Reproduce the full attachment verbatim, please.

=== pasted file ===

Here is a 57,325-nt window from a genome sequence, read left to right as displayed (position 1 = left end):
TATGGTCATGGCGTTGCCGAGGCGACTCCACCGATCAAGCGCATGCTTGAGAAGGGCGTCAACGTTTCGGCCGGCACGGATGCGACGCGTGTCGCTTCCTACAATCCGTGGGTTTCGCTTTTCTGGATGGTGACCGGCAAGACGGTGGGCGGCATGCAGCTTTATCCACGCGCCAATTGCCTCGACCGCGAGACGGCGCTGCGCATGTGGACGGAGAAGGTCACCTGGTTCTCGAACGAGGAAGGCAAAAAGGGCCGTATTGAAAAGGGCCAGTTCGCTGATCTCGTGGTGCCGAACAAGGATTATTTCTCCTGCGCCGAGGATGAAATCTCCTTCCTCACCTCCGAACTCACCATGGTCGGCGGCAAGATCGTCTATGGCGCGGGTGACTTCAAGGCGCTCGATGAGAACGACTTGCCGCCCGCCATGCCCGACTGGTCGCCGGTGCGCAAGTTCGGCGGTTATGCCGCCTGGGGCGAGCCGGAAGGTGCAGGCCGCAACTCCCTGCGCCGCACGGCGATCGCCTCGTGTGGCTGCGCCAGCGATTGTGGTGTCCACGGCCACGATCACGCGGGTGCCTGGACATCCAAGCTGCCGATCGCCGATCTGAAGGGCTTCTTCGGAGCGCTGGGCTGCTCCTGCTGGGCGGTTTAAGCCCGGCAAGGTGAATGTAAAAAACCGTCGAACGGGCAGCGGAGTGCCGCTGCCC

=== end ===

Here is a 57,325-nt window from a genome sequence, read left to right as displayed (position 1 = left end):
TATGGTCATGGCGTTGCCGAGGCGACTCCACCGATCAAGCGCATGCTTGAGAAGGGCGTCAACGTTTCGGCCGGCACGGATGCGACGCGTGTCGCTTCCTACAATCCGTGGGTTTCGCTTTTCTGGATGGTGACCGGCAAGACGGTGGGCGGCATGCAGCTTTATCCACGCGCCAATTGCCTCGACCGCGAGACGGCGCTGCGCATGTGGACGGAGAAGGTCACCTGGTTCTCGAACGAGGAAGGCAAAAAGGGCCGTATTGAAAAGGGCCAGTTCGCTGATCTCGTGGTGCCGAACAAGGATTATTTCTCCTGCGCCGAGGATGAAATCTCCTTCCTCACCTCCGAACTCACCATGGTCGGCGGCAAGATCGTCTATGGCGCGGGTGACTTCAAGGCGCTCGATGAGAACGACTTGCCGCCCGCCATGCCCGACTGGTCGCCGGTGCGCAAGTTCGGCGGTTATGCCGCCTGGGGCGAGCCGGAAGGTGCAGGCCGCAACTCCCTGCGCCGCACGGCGATCGCCTCGTGTGGCTGCGCCAGCGATTGTGGTGTCCACGGCCACGATCACGCGGGTGCCTGGACATCCAAGCTGCCGATCGCCGATCTGAAGGGCTTCTTCGGAGCGCTGGGCTGCTCCTGCTGGGCGGTTTAAGCCCGGCAAGGTGAATGTAAAAAACCGTCGAACGGGCAGCGGAGTGCCGCTGCCC